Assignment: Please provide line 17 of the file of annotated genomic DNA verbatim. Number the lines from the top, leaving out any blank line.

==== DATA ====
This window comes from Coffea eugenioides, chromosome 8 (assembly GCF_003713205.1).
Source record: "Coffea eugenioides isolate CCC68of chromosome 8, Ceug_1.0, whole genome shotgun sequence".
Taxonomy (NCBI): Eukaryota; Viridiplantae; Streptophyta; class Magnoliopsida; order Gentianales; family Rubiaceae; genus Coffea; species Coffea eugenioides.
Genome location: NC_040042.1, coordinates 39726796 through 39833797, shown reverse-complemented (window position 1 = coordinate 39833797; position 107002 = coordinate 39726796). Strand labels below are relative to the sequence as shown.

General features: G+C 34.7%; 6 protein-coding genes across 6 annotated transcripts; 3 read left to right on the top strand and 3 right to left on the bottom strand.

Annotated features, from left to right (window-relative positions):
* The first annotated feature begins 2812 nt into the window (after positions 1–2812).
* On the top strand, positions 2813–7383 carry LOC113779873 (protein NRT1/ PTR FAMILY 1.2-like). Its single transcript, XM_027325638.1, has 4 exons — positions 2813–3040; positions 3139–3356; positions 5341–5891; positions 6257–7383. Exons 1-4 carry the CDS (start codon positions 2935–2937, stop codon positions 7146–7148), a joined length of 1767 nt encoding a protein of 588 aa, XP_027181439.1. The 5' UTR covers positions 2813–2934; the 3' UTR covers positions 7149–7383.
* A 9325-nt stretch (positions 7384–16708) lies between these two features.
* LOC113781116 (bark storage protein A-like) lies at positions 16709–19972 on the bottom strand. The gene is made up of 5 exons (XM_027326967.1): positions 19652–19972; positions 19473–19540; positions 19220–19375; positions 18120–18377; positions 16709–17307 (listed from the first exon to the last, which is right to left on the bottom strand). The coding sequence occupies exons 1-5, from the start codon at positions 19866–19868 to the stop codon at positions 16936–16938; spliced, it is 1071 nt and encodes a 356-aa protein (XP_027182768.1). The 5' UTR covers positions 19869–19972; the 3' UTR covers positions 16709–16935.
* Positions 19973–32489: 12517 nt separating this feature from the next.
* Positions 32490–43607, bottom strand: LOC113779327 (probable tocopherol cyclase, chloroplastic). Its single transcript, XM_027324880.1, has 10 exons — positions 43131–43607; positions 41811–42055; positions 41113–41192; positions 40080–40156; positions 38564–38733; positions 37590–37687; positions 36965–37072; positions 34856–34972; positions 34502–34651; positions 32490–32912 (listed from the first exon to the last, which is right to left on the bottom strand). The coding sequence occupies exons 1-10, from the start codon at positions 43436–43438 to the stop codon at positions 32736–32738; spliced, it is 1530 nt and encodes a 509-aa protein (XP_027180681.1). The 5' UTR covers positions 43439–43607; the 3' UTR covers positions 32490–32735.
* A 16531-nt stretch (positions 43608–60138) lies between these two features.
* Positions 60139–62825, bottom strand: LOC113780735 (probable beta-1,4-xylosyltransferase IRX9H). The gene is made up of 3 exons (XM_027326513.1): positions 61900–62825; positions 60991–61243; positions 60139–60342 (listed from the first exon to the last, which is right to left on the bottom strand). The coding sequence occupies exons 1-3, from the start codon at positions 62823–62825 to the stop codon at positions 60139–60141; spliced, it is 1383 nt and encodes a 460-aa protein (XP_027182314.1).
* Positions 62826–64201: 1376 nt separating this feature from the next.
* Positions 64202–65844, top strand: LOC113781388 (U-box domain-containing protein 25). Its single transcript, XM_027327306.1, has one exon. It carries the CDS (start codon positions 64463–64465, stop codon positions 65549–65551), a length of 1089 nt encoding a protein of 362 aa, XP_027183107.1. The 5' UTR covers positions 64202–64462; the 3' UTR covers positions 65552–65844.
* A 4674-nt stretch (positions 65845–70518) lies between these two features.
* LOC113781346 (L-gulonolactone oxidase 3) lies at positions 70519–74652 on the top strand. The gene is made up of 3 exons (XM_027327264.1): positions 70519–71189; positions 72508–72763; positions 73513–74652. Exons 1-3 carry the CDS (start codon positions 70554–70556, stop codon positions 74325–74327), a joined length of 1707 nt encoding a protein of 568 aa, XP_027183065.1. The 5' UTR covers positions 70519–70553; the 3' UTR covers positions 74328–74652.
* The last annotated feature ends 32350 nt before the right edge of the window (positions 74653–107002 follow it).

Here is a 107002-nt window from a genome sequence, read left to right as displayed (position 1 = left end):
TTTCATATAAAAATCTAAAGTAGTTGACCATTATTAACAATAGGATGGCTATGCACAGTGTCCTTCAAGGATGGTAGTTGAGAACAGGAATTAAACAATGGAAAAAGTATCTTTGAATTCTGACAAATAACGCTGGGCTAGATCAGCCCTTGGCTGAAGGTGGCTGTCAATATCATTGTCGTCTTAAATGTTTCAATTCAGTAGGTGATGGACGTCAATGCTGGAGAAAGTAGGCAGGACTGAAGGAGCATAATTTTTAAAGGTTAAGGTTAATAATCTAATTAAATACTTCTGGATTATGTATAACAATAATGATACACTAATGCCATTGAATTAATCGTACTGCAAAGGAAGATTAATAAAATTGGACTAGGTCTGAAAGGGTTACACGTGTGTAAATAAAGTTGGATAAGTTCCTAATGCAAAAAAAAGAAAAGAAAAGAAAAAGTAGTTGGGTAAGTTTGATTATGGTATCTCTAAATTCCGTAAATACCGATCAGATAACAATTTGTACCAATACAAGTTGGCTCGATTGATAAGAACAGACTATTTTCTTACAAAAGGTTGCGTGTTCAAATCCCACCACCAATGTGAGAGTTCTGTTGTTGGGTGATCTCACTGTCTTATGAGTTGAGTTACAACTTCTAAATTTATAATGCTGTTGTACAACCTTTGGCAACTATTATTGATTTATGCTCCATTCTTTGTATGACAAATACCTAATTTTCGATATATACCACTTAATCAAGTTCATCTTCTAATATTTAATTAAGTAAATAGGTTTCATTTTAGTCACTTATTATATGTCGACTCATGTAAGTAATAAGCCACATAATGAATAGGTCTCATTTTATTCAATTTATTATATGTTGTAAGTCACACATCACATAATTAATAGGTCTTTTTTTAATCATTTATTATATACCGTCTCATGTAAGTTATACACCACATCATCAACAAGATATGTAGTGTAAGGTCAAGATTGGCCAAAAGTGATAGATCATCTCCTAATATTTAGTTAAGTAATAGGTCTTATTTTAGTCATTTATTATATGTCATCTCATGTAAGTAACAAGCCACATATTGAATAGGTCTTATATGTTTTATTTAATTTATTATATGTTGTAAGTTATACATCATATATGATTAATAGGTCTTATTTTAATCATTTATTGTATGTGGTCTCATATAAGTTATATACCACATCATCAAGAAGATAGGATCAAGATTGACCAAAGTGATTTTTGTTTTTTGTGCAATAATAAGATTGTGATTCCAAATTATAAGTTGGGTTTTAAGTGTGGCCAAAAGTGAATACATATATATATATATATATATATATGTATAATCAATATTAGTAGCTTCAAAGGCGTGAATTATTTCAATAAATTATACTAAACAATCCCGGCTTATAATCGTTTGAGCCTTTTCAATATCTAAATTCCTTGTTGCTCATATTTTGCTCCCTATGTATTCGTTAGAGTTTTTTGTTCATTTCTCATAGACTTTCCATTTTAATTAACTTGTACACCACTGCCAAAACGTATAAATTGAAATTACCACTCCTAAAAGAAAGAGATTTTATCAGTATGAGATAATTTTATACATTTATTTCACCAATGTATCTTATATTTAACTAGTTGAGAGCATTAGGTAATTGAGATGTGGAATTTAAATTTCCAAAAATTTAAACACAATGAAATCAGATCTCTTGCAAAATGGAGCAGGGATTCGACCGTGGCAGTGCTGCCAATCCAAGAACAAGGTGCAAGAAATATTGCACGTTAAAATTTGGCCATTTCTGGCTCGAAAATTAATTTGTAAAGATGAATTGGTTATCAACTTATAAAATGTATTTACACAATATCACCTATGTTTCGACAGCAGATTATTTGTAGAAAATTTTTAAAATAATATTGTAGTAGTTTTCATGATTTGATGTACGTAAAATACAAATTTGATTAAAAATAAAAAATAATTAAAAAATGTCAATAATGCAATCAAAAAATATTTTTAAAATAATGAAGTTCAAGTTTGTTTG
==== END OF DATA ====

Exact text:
* A 4674-nt stretch (positions 65845–70518) lies between these two features.